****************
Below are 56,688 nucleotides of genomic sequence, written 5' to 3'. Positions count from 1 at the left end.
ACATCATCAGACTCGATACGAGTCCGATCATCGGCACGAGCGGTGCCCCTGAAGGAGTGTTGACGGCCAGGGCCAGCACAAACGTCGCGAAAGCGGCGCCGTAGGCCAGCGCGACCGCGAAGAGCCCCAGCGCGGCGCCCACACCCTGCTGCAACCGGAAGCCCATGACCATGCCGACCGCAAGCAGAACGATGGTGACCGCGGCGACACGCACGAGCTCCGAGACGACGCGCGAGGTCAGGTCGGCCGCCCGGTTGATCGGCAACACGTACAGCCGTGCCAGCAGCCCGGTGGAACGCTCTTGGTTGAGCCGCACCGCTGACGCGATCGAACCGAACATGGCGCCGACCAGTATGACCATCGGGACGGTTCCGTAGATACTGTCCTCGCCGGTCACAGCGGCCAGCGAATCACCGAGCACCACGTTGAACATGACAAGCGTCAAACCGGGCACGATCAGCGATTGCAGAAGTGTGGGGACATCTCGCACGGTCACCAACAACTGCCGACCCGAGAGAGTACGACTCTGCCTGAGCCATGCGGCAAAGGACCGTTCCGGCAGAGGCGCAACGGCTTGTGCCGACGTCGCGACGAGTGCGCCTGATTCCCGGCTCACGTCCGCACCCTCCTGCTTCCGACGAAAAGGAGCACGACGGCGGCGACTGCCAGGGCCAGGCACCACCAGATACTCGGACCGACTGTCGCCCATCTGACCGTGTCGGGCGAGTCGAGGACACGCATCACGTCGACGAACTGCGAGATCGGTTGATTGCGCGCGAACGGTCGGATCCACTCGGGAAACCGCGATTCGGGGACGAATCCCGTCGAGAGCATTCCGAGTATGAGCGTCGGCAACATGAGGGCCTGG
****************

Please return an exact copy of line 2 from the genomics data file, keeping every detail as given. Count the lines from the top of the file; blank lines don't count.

ACATCATCAGACTCGATACGAGTCCGATCATCGGCACGAGCGGTGCCCCTGAAGGAGTGTTGACGGCCAGGGCCAGCACAAACGTCGCGAAAGCGGCGCCGTAGGCCAGCGCGACCGCGAAGAGCCCCAGCGCGGCGCCCACACCCTGCTGCAACCGGAAGCCCATGACCATGCCGACCGCAAGCAGAACGATGGTGACCGCGGCGACACGCACGAGCTCCGAGACGACGCGCGAGGTCAGGTCGGCCGCCCGGTTGATCGGCAACACGTACAGCCGTGCCAGCAGCCCGGTGGAACGCTCTTGGTTGAGCCGCACCGCTGACGCGATCGAACCGAACATGGCGCCGACCAGTATGACCATCGGGACGGTTCCGTAGATACTGTCCTCGCCGGTCACAGCGGCCAGCGAATCACCGAGCACCACGTTGAACATGACAAGCGTCAAACCGGGCACGATCAGCGATTGCAGAAGTGTGGGGACATCTCGCACGGTCACCAACAACTGCCGACCCGAGAGAGTACGACTCTGCCTGAGCCATGCGGCAAAGGACCGTTCCGGCAGAGGCGCAACGGCTTGTGCCGACGTCGCGACGAGTGCGCCTGATTCCCGGCTCACGTCCGCACCCTCCTGCTTCCGACGAAAAGGAGCACGACGGCGGCGACTGCCAGGGCCAGGCACCACCAGATACTCGGACCGACTGTCGCCCATCTGACCGTGTCGGGCGAGTCGAGGACACGCATCACGTCGACGAACTGCGAGATCGGTTGATTGCGCGCGAACGGTCGGATCCACTCGGGAAACCGCGATTCGGGGACGAATCCCGTCGAGAGCATTCCGAGTATGAGCGTCGGCAACATGAGGGCCTGG